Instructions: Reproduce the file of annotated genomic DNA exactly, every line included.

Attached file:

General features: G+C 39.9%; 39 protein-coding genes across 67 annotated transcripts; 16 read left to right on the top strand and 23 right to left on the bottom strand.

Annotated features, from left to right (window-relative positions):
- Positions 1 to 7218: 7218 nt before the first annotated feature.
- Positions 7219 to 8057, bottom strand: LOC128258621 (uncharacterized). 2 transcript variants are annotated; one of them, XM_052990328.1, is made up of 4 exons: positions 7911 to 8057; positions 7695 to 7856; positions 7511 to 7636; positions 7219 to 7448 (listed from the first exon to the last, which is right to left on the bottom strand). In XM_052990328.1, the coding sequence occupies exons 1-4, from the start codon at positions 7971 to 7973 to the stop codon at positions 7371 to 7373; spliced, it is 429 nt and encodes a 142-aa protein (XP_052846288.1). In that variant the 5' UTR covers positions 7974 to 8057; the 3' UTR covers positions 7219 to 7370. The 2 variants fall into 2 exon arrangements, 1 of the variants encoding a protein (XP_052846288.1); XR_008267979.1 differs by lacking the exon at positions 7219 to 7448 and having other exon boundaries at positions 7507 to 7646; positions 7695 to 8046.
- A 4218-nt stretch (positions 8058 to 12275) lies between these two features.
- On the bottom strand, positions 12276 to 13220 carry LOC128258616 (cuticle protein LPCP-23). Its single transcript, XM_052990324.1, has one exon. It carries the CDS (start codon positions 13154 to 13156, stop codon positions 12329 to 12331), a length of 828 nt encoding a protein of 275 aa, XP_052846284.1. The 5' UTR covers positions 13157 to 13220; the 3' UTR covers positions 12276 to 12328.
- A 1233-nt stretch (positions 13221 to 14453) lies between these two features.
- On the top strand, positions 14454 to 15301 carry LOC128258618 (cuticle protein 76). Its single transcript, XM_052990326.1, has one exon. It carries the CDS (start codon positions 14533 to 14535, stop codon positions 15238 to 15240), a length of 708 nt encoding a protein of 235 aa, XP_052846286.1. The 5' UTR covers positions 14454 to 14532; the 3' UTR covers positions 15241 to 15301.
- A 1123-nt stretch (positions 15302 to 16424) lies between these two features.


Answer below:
General features: G+C 39.9%; 39 protein-coding genes across 67 annotated transcripts; 16 read left to right on the top strand and 23 right to left on the bottom strand.

Annotated features, from left to right (window-relative positions):
- Positions 1 to 7218: 7218 nt before the first annotated feature.
- Positions 7219 to 8057, bottom strand: LOC128258621 (uncharacterized). 2 transcript variants are annotated; one of them, XM_052990328.1, is made up of 4 exons: positions 7911 to 8057; positions 7695 to 7856; positions 7511 to 7636; positions 7219 to 7448 (listed from the first exon to the last, which is right to left on the bottom strand). In XM_052990328.1, the coding sequence occupies exons 1-4, from the start codon at positions 7971 to 7973 to the stop codon at positions 7371 to 7373; spliced, it is 429 nt and encodes a 142-aa protein (XP_052846288.1). In that variant the 5' UTR covers positions 7974 to 8057; the 3' UTR covers positions 7219 to 7370. The 2 variants fall into 2 exon arrangements, 1 of the variants encoding a protein (XP_052846288.1); XR_008267979.1 differs by lacking the exon at positions 7219 to 7448 and having other exon boundaries at positions 7507 to 7646; positions 7695 to 8046.
- A 4218-nt stretch (positions 8058 to 12275) lies between these two features.
- On the bottom strand, positions 12276 to 13220 carry LOC128258616 (cuticle protein LPCP-23). Its single transcript, XM_052990324.1, has one exon. It carries the CDS (start codon positions 13154 to 13156, stop codon positions 12329 to 12331), a length of 828 nt encoding a protein of 275 aa, XP_052846284.1. The 5' UTR covers positions 13157 to 13220; the 3' UTR covers positions 12276 to 12328.
- A 1233-nt stretch (positions 13221 to 14453) lies between these two features.
- On the top strand, positions 14454 to 15301 carry LOC128258618 (cuticle protein 76). Its single transcript, XM_052990326.1, has one exon. It carries the CDS (start codon positions 14533 to 14535, stop codon positions 15238 to 15240), a length of 708 nt encoding a protein of 235 aa, XP_052846286.1. The 5' UTR covers positions 14454 to 14532; the 3' UTR covers positions 15241 to 15301.
- A 1123-nt stretch (positions 15302 to 16424) lies between these two features.